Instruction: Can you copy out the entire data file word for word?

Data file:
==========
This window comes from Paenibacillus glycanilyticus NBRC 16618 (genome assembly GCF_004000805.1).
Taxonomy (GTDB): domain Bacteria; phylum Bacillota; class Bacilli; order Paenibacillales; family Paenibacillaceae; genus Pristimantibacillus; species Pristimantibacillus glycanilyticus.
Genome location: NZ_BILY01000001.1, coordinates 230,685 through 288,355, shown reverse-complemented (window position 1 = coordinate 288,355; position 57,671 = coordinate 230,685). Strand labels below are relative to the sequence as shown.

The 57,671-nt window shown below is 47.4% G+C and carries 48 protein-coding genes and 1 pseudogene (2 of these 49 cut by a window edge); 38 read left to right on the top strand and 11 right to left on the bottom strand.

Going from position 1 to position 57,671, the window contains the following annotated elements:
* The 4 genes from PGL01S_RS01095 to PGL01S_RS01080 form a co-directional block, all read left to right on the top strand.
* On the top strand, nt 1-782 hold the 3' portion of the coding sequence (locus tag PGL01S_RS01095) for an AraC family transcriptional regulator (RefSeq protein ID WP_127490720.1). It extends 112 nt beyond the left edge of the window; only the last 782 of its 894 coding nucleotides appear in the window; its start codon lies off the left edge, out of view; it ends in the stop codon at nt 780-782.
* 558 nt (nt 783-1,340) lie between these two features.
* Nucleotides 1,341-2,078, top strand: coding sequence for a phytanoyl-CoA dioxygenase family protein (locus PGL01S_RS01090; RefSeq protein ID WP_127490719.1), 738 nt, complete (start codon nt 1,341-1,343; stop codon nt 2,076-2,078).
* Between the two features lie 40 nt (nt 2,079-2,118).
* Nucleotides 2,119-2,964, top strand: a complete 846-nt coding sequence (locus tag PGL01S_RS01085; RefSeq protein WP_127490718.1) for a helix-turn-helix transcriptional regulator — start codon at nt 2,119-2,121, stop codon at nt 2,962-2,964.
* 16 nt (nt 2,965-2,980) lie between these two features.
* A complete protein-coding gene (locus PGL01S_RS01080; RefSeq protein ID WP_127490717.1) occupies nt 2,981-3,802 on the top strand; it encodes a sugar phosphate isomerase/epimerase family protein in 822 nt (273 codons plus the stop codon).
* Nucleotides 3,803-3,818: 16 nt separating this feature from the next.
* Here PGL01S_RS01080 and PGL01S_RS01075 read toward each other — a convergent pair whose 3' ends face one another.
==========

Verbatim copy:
This window comes from Paenibacillus glycanilyticus NBRC 16618 (genome assembly GCF_004000805.1).
Taxonomy (GTDB): domain Bacteria; phylum Bacillota; class Bacilli; order Paenibacillales; family Paenibacillaceae; genus Pristimantibacillus; species Pristimantibacillus glycanilyticus.
Genome location: NZ_BILY01000001.1, coordinates 230,685 through 288,355, shown reverse-complemented (window position 1 = coordinate 288,355; position 57,671 = coordinate 230,685). Strand labels below are relative to the sequence as shown.

The 57,671-nt window shown below is 47.4% G+C and carries 48 protein-coding genes and 1 pseudogene (2 of these 49 cut by a window edge); 38 read left to right on the top strand and 11 right to left on the bottom strand.

Going from position 1 to position 57,671, the window contains the following annotated elements:
* The 4 genes from PGL01S_RS01095 to PGL01S_RS01080 form a co-directional block, all read left to right on the top strand.
* On the top strand, nt 1-782 hold the 3' portion of the coding sequence (locus tag PGL01S_RS01095) for an AraC family transcriptional regulator (RefSeq protein ID WP_127490720.1). It extends 112 nt beyond the left edge of the window; only the last 782 of its 894 coding nucleotides appear in the window; its start codon lies off the left edge, out of view; it ends in the stop codon at nt 780-782.
* 558 nt (nt 783-1,340) lie between these two features.
* Nucleotides 1,341-2,078, top strand: coding sequence for a phytanoyl-CoA dioxygenase family protein (locus PGL01S_RS01090; RefSeq protein ID WP_127490719.1), 738 nt, complete (start codon nt 1,341-1,343; stop codon nt 2,076-2,078).
* Between the two features lie 40 nt (nt 2,079-2,118).
* Nucleotides 2,119-2,964, top strand: a complete 846-nt coding sequence (locus tag PGL01S_RS01085; RefSeq protein WP_127490718.1) for a helix-turn-helix transcriptional regulator — start codon at nt 2,119-2,121, stop codon at nt 2,962-2,964.
* 16 nt (nt 2,965-2,980) lie between these two features.
* A complete protein-coding gene (locus PGL01S_RS01080; RefSeq protein ID WP_127490717.1) occupies nt 2,981-3,802 on the top strand; it encodes a sugar phosphate isomerase/epimerase family protein in 822 nt (273 codons plus the stop codon).
* Nucleotides 3,803-3,818: 16 nt separating this feature from the next.
* Here PGL01S_RS01080 and PGL01S_RS01075 read toward each other — a convergent pair whose 3' ends face one another.